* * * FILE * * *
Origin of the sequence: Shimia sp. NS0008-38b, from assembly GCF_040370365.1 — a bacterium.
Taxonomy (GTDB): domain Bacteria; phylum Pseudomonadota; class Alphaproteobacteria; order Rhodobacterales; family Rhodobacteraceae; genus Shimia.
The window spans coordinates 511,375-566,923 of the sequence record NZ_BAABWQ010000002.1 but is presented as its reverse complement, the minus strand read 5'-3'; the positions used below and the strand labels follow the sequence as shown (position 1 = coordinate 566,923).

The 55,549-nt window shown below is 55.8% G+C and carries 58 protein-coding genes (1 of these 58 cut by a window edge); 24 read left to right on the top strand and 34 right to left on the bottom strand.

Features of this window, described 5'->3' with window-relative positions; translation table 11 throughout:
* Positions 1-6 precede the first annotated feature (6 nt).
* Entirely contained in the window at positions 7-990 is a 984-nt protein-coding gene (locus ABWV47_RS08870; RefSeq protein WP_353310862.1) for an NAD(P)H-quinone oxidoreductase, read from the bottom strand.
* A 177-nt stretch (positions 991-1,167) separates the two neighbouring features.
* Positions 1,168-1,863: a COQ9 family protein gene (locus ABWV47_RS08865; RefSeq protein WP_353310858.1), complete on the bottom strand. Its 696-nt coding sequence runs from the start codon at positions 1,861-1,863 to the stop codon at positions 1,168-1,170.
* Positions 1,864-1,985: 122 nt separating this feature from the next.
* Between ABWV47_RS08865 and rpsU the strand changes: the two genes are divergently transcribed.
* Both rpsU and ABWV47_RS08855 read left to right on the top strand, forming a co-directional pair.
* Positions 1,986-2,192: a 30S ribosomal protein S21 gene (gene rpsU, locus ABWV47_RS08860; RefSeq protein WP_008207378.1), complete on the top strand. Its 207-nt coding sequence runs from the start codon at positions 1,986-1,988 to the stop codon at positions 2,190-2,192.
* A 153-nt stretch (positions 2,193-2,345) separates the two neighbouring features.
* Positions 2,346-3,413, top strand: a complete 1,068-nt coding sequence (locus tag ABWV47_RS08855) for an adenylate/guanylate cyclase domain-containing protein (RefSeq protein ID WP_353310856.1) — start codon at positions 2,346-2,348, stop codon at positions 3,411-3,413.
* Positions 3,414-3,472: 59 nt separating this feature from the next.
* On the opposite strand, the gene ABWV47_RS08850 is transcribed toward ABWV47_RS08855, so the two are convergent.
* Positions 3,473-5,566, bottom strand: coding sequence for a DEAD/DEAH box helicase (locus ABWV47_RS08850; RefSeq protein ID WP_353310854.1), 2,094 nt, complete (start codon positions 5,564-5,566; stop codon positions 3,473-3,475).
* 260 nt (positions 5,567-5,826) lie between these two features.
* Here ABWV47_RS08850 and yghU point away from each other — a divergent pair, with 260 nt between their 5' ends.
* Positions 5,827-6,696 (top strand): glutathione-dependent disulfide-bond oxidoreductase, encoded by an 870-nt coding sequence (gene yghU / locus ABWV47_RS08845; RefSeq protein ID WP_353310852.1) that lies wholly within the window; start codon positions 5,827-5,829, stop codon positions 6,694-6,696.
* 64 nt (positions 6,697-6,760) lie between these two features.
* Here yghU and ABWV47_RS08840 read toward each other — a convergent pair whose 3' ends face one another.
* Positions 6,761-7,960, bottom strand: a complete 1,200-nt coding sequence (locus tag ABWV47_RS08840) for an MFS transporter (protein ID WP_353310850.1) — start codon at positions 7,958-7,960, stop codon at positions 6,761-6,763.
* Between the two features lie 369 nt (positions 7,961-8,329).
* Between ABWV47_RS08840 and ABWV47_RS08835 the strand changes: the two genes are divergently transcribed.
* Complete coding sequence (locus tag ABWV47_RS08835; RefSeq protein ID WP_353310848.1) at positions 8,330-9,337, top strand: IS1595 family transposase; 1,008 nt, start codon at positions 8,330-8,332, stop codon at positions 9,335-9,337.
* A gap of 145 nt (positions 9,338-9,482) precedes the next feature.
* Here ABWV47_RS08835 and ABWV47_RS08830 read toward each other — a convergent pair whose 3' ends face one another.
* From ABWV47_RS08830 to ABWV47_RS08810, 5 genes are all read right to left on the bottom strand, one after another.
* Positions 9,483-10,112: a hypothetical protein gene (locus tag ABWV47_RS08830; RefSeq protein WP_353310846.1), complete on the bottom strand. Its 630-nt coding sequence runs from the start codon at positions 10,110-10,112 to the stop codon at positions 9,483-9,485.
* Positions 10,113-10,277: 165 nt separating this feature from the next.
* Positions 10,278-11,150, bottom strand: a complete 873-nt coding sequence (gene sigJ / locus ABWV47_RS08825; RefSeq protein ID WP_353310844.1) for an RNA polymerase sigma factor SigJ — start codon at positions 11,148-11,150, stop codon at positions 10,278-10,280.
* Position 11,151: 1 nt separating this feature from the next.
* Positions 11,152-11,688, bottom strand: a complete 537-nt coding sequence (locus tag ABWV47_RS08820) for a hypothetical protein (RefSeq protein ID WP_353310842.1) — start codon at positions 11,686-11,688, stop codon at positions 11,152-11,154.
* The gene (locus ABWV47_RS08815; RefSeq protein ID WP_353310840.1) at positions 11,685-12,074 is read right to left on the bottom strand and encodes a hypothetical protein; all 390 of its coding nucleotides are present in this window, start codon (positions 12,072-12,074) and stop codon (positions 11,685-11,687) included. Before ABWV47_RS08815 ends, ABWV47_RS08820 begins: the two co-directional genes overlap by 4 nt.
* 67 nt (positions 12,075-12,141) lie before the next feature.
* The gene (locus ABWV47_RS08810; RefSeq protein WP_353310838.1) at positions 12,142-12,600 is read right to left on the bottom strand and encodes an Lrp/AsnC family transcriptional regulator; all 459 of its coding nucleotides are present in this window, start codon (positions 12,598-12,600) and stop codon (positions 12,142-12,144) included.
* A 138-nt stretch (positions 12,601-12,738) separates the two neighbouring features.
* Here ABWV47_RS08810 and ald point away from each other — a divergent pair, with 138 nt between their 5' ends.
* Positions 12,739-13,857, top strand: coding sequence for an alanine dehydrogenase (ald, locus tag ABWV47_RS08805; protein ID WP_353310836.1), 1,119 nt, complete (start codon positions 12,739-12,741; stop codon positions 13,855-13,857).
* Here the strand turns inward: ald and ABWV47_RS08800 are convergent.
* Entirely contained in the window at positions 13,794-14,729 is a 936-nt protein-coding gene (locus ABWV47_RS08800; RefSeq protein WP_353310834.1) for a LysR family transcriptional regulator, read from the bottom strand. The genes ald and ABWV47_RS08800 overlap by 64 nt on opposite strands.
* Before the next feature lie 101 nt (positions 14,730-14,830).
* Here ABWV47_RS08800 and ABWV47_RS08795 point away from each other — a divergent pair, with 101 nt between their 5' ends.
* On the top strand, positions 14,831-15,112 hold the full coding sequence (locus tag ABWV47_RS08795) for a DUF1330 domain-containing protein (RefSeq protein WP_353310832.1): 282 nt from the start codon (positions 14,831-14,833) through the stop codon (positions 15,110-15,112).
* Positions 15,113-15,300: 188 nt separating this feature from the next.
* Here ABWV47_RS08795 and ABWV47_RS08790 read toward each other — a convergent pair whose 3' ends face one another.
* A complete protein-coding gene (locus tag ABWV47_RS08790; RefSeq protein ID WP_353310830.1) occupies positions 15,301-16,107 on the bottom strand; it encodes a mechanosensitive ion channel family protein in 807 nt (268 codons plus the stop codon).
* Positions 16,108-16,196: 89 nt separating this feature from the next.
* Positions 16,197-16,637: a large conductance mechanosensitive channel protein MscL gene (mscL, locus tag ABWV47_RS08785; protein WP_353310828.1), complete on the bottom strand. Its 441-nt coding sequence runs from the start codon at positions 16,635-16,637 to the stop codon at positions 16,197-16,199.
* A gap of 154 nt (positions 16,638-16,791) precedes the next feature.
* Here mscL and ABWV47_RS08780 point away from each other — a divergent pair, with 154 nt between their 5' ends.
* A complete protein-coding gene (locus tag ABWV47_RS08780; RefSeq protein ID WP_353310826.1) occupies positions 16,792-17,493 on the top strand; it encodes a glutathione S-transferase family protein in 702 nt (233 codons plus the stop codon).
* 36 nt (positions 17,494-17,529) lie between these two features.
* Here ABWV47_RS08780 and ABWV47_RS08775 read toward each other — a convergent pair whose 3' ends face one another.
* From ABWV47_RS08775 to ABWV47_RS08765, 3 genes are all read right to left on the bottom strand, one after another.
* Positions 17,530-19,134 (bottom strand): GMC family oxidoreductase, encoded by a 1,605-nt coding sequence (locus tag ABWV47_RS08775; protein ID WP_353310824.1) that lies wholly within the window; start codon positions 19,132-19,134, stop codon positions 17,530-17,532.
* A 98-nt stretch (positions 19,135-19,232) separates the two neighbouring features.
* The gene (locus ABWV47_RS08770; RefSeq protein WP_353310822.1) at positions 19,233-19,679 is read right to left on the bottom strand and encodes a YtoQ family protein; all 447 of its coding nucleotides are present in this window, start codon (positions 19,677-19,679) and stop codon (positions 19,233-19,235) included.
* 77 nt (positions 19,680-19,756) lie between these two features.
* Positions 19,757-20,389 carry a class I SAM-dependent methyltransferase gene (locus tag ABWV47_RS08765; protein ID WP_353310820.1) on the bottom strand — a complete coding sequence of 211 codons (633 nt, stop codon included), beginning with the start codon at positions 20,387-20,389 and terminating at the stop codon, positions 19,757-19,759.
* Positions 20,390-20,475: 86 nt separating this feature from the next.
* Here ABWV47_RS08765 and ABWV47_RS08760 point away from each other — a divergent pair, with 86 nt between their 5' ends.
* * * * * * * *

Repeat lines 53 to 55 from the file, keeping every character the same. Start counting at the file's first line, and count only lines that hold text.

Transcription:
* Here mscL and ABWV47_RS08780 point away from each other — a divergent pair, with 154 nt between their 5' ends.
* A complete protein-coding gene (locus tag ABWV47_RS08780; RefSeq protein ID WP_353310826.1) occupies positions 16,792-17,493 on the top strand; it encodes a glutathione S-transferase family protein in 702 nt (233 codons plus the stop codon).
* 36 nt (positions 17,494-17,529) lie between these two features.